The successful teachers observed genuinely enjoyed young people. 'They were kid-savvy and created opportunities to get to know their students beyond the classroom....teachers used this knowledge of the personal to create bridges between their students and course content'.
Connect content to teen questionings. The teenagers 'shadowed' were seen as on journey to figure out who they are, where they belong and to discover what talents and potential they might have. Successful teachers used virtually any subject matter to open up meaningful conversations about such big ideas.
Wining the hears and mind of students is a challenge all teachers must become involved in no matter what level or subject taught. When students 'hearts and minds' are engaged they can then discover genuine meaning and value in their school experiences.
Classrooms, as the author of the article writes, are powerful places to amplify, rather than diminish, students hopes, energy and dreams.
We need to learn off those teachers who have learnt the trick of engaging their students.
All schools have them.

Wednesday, January 10, 2007

Sharing teacher 'magic'

The most important resource of all - sharing the 'know how' of creative teachers.
While innovative businesses are recognising that creative and talented individuals are the key to their success ( even survival) schools remain dominated by those who believe in imposed curricula and systems of assessment.
It is as if educator John Dewey ( and his modern day followers) had moved into the business world taking with him his 'learning community' ideas and the recognition of the importance of students interests and Henry Ford had found a new home for his 'mass production' ideas in schools.
In a 'creative era', where ideas are the new 'capital', businesses have had no choice if they wanted to survive. Innovative businesses are now increasingly based around individuals, working in projects teams, continually developing new ideas in environments that encourage risk taking.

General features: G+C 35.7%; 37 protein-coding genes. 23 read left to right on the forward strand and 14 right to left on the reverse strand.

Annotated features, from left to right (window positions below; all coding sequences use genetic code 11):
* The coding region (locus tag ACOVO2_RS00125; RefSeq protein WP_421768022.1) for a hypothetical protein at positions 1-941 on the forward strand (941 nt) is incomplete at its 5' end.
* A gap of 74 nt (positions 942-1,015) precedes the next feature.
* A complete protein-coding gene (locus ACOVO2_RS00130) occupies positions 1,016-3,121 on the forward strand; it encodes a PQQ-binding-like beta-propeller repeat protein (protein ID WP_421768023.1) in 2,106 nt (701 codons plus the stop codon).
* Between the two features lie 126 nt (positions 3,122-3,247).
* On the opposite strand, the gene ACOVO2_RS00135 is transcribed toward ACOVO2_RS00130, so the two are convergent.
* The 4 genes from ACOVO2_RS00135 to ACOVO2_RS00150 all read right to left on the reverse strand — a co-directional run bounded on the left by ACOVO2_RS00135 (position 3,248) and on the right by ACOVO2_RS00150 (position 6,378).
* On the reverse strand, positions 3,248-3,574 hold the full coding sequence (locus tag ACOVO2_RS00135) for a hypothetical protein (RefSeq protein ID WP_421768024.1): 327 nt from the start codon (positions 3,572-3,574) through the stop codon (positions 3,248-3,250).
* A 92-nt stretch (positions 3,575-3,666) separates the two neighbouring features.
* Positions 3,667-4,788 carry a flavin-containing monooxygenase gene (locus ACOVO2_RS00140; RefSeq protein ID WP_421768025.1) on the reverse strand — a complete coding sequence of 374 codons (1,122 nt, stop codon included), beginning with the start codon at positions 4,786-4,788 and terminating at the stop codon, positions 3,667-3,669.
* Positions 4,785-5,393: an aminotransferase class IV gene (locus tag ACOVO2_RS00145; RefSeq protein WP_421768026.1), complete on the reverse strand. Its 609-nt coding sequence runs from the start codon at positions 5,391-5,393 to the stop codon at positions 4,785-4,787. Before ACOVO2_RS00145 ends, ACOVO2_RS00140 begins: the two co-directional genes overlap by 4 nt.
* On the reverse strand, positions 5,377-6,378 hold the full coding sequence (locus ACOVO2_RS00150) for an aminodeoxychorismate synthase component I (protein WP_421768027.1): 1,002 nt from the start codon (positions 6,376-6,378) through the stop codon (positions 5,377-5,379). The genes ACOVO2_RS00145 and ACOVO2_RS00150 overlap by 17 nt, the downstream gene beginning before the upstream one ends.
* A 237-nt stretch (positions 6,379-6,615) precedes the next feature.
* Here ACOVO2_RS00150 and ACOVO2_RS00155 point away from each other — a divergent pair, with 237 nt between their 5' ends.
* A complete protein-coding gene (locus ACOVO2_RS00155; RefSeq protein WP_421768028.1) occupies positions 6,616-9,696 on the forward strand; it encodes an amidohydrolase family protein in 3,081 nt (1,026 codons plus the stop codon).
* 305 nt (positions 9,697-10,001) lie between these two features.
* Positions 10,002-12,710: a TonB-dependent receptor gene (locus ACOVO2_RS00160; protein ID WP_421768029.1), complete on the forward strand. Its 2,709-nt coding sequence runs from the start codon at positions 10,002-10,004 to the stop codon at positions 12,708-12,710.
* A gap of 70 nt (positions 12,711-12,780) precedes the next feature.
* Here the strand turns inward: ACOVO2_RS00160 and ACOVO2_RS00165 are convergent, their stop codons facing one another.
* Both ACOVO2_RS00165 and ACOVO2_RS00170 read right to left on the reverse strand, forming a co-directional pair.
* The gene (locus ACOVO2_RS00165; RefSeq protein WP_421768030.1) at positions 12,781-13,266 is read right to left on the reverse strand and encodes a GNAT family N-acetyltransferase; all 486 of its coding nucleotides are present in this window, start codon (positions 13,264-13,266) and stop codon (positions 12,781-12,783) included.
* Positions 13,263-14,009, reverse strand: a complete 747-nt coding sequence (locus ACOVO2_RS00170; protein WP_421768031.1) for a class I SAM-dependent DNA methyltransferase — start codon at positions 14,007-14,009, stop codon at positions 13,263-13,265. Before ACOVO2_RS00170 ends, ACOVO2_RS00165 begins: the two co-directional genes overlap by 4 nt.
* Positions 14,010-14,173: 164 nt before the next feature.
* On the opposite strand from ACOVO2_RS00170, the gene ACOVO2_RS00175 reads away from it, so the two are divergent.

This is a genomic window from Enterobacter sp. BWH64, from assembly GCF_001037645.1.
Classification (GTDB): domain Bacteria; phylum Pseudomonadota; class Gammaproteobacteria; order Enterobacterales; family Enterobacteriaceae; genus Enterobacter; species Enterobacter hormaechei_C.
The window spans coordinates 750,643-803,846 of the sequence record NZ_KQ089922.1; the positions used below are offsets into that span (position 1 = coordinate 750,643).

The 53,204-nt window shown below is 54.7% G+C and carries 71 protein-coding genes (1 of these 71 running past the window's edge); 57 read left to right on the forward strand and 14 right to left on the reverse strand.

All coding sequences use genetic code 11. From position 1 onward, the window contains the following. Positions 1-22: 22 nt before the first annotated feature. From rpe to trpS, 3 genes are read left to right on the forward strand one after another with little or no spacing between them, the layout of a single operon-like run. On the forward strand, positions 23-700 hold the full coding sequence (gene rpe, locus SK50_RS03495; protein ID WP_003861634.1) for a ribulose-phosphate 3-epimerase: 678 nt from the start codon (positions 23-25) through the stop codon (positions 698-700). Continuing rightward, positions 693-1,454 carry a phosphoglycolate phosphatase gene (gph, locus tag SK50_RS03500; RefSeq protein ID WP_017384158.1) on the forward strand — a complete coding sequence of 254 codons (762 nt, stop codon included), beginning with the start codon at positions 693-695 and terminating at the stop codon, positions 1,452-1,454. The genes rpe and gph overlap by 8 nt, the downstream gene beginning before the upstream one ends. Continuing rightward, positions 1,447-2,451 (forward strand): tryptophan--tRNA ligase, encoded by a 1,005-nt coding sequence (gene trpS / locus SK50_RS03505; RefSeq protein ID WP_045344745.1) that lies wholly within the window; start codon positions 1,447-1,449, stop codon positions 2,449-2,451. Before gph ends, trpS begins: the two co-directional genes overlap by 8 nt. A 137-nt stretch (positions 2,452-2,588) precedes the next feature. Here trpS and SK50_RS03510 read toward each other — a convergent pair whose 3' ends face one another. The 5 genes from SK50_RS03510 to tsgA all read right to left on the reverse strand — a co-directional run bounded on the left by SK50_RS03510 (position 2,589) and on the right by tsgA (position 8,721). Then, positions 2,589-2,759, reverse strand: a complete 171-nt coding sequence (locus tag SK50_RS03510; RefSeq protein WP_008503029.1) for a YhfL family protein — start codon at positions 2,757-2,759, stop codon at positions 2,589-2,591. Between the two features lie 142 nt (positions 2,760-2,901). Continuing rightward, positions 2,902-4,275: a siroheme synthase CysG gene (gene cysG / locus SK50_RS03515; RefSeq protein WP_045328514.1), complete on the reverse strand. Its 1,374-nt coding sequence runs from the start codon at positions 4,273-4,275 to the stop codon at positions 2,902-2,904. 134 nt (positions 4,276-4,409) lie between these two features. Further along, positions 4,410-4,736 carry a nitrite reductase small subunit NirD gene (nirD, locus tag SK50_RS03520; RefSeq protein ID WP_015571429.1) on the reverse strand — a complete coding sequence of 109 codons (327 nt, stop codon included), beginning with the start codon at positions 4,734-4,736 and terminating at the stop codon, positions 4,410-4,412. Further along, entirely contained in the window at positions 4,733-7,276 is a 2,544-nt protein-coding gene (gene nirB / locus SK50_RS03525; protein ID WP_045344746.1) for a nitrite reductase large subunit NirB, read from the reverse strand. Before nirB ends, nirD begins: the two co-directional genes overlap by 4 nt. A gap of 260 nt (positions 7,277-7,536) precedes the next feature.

You would think that it would be obvious that schools would've been 're-imagined' as places to discover and amplify whatever talents every student has to ensure that their graduates would be in a position to contribute to such a creative society. The first country to transform their education system would have a real advantage but, so far, no country has done so. Schools remain much as they were envisioned in the conformist industrial era - an era now well past is 'use by date'.
In a talent based school environment creative teachers would be the key to school wide success. Such teachers bring 'magic' to their classrooms and, if used wisely, would help other teachers to assist all students to develop whatever gifts they may have.
To develop such a school system would require a long overdue major rethink about the purpose of education.
Currently in New Zealand we have a 'new' draft curriculum which, although signaling real change, still hangs on to the contradictory subject specialism of the current failing system. It does however state that students are to be seen as, 'active seekers, users and creators of knowledge', who , 'reflect on their own learning, draw on personal knowledge and intuitions, ask questions, and challenge the basis of assumptions and perceptions.' the curriculum is premised on all students having the 'key competencies' , or capabilities, to thrive in a 'world where continual change is the norm'.
If this were to be realised then we would need every creative teachers we can get to ensure students are able to do just this. This does not demean the importance of traditional content knowledge but, in the future, students must 'use' knowledge to create their own understanding not just to be able to remember it! Teachers would need to work in mull ti skilled teams to assist their students. The future is about teachers 'designing' tasks with students not 'delivering' curriculums.